Deportation, or removal, is when government forces a person to leave the country because they broke an immigration law. A person who has done something that could lead to deportation is called inadmissible or deportable.
You should consult an immigration lawyer before applying for a visa or green card if you have any doubts about whether you are inadmissible or deportable. This area of law is very complicated, and making a mistake can be very serious.
An immigrant who is inadmissible is someone who would not be allowed to enter the U.S., if they try to enter. At the same time, a person may be inadmissible even if they are already in the U.S.
An immigrant who is deportable is usually someone who came into the U.S. after being inspected at the border, but faced problems in the U.S. These problems include some criminal convictions, becoming a public charge, or using fake documents.
What makes you inadmissible or deportable?
Some common grounds of both inadmissibility and deportability are:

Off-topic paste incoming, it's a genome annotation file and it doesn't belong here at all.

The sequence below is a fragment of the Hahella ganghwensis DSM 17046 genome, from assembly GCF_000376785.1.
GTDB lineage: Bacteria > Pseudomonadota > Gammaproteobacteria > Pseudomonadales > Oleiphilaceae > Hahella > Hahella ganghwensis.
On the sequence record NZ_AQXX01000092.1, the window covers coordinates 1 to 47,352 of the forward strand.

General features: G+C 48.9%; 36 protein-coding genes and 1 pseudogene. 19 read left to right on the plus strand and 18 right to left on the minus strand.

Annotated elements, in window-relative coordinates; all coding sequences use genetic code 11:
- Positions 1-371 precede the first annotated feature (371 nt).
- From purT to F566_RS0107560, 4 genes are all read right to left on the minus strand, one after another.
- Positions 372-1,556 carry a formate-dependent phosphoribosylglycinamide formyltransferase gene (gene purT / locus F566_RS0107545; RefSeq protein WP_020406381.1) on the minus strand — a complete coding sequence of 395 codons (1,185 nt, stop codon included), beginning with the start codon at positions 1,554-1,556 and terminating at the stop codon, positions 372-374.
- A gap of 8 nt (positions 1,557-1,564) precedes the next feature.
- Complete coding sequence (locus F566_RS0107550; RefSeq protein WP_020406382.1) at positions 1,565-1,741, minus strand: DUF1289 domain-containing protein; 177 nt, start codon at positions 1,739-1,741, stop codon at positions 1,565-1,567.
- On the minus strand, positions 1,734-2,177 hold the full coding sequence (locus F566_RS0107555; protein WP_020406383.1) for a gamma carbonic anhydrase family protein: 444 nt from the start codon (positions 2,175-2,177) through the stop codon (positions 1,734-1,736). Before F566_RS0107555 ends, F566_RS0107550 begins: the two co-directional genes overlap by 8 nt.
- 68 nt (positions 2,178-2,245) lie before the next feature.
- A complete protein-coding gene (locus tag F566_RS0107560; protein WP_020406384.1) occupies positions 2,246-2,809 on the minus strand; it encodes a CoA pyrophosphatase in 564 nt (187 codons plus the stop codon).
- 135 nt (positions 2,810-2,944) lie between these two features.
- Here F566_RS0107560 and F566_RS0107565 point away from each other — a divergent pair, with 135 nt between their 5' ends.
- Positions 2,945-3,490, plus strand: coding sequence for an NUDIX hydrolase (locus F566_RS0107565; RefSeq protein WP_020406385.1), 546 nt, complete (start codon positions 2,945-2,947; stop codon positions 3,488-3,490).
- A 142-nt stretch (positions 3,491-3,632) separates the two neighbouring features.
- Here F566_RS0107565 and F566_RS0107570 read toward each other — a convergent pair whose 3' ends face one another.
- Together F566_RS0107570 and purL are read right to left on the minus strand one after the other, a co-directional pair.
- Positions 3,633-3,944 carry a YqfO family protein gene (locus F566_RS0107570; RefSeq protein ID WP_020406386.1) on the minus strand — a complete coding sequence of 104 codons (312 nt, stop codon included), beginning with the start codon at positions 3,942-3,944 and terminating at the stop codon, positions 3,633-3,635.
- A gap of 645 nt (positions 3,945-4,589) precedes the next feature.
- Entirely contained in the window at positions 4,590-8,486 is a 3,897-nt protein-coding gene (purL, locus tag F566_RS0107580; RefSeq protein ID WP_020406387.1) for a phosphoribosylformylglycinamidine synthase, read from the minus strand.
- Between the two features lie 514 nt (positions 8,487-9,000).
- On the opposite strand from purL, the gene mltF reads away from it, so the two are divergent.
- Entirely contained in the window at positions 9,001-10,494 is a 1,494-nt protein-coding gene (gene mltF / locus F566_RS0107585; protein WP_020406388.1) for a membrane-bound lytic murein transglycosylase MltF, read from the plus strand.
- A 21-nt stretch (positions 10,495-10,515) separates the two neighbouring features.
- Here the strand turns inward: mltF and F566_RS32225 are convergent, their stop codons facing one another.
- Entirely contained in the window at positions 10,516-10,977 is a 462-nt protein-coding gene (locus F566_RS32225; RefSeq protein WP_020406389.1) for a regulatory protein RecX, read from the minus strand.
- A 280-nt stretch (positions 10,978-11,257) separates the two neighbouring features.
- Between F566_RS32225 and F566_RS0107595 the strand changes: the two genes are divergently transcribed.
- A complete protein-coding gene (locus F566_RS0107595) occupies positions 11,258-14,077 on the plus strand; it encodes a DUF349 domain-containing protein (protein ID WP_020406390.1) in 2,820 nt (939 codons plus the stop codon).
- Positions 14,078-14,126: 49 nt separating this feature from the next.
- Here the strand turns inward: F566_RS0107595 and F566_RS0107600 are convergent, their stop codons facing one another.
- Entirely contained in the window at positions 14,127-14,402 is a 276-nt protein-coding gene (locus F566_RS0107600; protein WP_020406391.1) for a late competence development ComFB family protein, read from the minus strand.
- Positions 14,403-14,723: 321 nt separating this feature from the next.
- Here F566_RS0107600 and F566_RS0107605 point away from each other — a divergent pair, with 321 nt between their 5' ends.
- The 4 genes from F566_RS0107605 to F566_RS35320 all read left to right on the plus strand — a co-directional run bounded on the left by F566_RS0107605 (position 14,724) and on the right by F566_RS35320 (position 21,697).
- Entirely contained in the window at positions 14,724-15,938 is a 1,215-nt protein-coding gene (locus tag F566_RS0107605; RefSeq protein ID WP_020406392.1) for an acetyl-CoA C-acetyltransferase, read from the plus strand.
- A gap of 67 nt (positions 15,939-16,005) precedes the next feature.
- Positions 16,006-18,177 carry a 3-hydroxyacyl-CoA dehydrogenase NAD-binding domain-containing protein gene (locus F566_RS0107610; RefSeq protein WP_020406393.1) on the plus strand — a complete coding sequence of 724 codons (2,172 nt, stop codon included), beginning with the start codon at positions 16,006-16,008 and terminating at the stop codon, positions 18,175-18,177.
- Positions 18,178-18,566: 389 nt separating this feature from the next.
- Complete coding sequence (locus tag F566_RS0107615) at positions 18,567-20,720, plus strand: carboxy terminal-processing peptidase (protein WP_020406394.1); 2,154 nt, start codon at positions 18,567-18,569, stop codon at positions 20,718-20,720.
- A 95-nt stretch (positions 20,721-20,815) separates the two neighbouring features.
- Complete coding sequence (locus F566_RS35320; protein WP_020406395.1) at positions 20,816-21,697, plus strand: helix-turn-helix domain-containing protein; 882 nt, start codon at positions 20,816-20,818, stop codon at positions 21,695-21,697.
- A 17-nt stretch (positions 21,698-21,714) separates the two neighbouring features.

- Criminal convictions
- Prior deportation or removal order
- Being in the U.S. without lawful status as an undocumented immigrant
- Voting, if you are not a U.S. citizen
- Falsely saying that you are a U.S. citizen
What happens if I am inadmissible or deportable?
When you apply for a visa, green card, or citizenship, you will be fingerprinted and the government will use these to do a background check. If they find out that you are inadmissible or deportable, you may be deported.
Some people may be able to apply for a waiver of inadmissibility. These waivers are complicated and require many documents. You should consult with an immigration attorney before applying for a waiver.